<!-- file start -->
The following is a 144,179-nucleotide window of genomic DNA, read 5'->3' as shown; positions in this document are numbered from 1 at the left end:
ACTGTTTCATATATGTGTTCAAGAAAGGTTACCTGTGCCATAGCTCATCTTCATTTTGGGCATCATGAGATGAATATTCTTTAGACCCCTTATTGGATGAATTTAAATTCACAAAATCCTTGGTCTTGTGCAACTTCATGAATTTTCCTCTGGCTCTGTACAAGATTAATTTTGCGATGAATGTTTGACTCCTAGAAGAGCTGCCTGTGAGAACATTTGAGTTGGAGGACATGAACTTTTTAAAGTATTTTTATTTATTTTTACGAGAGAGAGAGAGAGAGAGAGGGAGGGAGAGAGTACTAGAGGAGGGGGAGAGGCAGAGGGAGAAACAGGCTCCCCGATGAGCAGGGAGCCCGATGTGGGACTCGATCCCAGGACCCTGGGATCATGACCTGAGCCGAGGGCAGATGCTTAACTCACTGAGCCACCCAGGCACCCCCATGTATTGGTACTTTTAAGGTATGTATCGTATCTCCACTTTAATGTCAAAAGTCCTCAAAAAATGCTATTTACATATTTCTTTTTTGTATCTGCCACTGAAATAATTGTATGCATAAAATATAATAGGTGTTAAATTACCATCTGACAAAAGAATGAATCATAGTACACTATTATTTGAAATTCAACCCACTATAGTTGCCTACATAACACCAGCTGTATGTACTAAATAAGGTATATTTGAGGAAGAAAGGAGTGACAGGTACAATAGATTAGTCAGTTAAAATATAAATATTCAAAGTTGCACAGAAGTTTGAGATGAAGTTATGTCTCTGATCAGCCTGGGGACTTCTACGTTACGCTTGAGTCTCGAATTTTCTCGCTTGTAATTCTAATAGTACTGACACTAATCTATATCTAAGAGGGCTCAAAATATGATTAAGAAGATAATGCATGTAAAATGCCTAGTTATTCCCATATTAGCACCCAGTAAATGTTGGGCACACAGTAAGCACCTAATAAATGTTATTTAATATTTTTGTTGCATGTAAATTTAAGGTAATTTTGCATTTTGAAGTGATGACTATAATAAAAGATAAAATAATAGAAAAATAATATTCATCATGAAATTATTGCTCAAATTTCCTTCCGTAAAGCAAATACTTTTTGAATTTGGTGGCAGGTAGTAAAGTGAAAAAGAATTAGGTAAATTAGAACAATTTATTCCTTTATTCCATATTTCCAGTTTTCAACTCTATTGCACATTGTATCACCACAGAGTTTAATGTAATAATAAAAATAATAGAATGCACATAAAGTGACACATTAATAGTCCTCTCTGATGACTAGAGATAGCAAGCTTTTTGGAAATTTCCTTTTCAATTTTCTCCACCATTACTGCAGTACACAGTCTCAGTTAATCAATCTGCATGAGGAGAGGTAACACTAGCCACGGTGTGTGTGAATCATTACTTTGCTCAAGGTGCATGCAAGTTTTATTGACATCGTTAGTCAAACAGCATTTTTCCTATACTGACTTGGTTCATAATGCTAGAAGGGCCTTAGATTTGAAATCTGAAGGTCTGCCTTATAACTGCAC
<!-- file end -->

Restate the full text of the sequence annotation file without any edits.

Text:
The following is a 144,179-nucleotide window of genomic DNA, read 5'->3' as shown; positions in this document are numbered from 1 at the left end:
ACTGTTTCATATATGTGTTCAAGAAAGGTTACCTGTGCCATAGCTCATCTTCATTTTGGGCATCATGAGATGAATATTCTTTAGACCCCTTATTGGATGAATTTAAATTCACAAAATCCTTGGTCTTGTGCAACTTCATGAATTTTCCTCTGGCTCTGTACAAGATTAATTTTGCGATGAATGTTTGACTCCTAGAAGAGCTGCCTGTGAGAACATTTGAGTTGGAGGACATGAACTTTTTAAAGTATTTTTATTTATTTTTACGAGAGAGAGAGAGAGAGAGAGGGAGGGAGAGAGTACTAGAGGAGGGGGAGAGGCAGAGGGAGAAACAGGCTCCCCGATGAGCAGGGAGCCCGATGTGGGACTCGATCCCAGGACCCTGGGATCATGACCTGAGCCGAGGGCAGATGCTTAACTCACTGAGCCACCCAGGCACCCCCATGTATTGGTACTTTTAAGGTATGTATCGTATCTCCACTTTAATGTCAAAAGTCCTCAAAAAATGCTATTTACATATTTCTTTTTTGTATCTGCCACTGAAATAATTGTATGCATAAAATATAATAGGTGTTAAATTACCATCTGACAAAAGAATGAATCATAGTACACTATTATTTGAAATTCAACCCACTATAGTTGCCTACATAACACCAGCTGTATGTACTAAATAAGGTATATTTGAGGAAGAAAGGAGTGACAGGTACAATAGATTAGTCAGTTAAAATATAAATATTCAAAGTTGCACAGAAGTTTGAGATGAAGTTATGTCTCTGATCAGCCTGGGGACTTCTACGTTACGCTTGAGTCTCGAATTTTCTCGCTTGTAATTCTAATAGTACTGACACTAATCTATATCTAAGAGGGCTCAAAATATGATTAAGAAGATAATGCATGTAAAATGCCTAGTTATTCCCATATTAGCACCCAGTAAATGTTGGGCACACAGTAAGCACCTAATAAATGTTATTTAATATTTTTGTTGCATGTAAATTTAAGGTAATTTTGCATTTTGAAGTGATGACTATAATAAAAGATAAAATAATAGAAAAATAATATTCATCATGAAATTATTGCTCAAATTTCCTTCCGTAAAGCAAATACTTTTTGAATTTGGTGGCAGGTAGTAAAGTGAAAAAGAATTAGGTAAATTAGAACAATTTATTCCTTTATTCCATATTTCCAGTTTTCAACTCTATTGCACATTGTATCACCACAGAGTTTAATGTAATAATAAAAATAATAGAATGCACATAAAGTGACACATTAATAGTCCTCTCTGATGACTAGAGATAGCAAGCTTTTTGGAAATTTCCTTTTCAATTTTCTCCACCATTACTGCAGTACACAGTCTCAGTTAATCAATCTGCATGAGGAGAGGTAACACTAGCCACGGTGTGTGTGAATCATTACTTTGCTCAAGGTGCATGCAAGTTTTATTGACATCGTTAGTCAAACAGCATTTTTCCTATACTGACTTGGTTCATAATGCTAGAAGGGCCTTAGATTTGAAATCTGAAGGTCTGCCTTATAACTGCAC